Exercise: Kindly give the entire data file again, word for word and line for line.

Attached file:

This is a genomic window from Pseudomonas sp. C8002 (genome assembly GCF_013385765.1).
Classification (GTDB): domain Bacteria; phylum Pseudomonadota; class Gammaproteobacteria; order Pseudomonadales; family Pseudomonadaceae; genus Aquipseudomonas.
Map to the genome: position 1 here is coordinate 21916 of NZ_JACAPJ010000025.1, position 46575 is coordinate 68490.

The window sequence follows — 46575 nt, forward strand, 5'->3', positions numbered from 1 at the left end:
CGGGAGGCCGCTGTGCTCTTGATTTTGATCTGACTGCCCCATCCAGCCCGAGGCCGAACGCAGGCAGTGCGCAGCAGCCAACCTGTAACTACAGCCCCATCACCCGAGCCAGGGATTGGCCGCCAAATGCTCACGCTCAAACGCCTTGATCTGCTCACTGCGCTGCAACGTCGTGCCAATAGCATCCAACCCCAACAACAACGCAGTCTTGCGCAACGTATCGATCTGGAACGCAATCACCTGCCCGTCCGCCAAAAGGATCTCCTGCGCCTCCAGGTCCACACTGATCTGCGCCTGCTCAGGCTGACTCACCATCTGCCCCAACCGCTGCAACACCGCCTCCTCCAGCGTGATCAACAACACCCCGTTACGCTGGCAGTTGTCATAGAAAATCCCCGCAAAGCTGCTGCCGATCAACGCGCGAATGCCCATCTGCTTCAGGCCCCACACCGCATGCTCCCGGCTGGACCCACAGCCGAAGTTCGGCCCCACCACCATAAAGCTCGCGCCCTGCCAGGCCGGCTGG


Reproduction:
This is a genomic window from Pseudomonas sp. C8002 (genome assembly GCF_013385765.1).
Classification (GTDB): domain Bacteria; phylum Pseudomonadota; class Gammaproteobacteria; order Pseudomonadales; family Pseudomonadaceae; genus Aquipseudomonas.
Map to the genome: position 1 here is coordinate 21916 of NZ_JACAPJ010000025.1, position 46575 is coordinate 68490.

The window sequence follows — 46575 nt, forward strand, 5'->3', positions numbered from 1 at the left end:
CGGGAGGCCGCTGTGCTCTTGATTTTGATCTGACTGCCCCATCCAGCCCGAGGCCGAACGCAGGCAGTGCGCAGCAGCCAACCTGTAACTACAGCCCCATCACCCGAGCCAGGGATTGGCCGCCAAATGCTCACGCTCAAACGCCTTGATCTGCTCACTGCGCTGCAACGTCGTGCCAATAGCATCCAACCCCAACAACAACGCAGTCTTGCGCAACGTATCGATCTGGAACGCAATCACCTGCCCGTCCGCCAAAAGGATCTCCTGCGCCTCCAGGTCCACACTGATCTGCGCCTGCTCAGGCTGACTCACCATCTGCCCCAACCGCTGCAACACCGCCTCCTCCAGCGTGATCAACAACACCCCGTTACGCTGGCAGTTGTCATAGAAAATCCCCGCAAAGCTGCTGCCGATCAACGCGCGAATGCCCATCTGCTTCAGGCCCCACACCGCATGCTCCCGGCTGGACCCACAGCCGAAGTTCGGCCCCACCACCATAAAGCTCGCGCCCTGCCAGGCCGGCTGG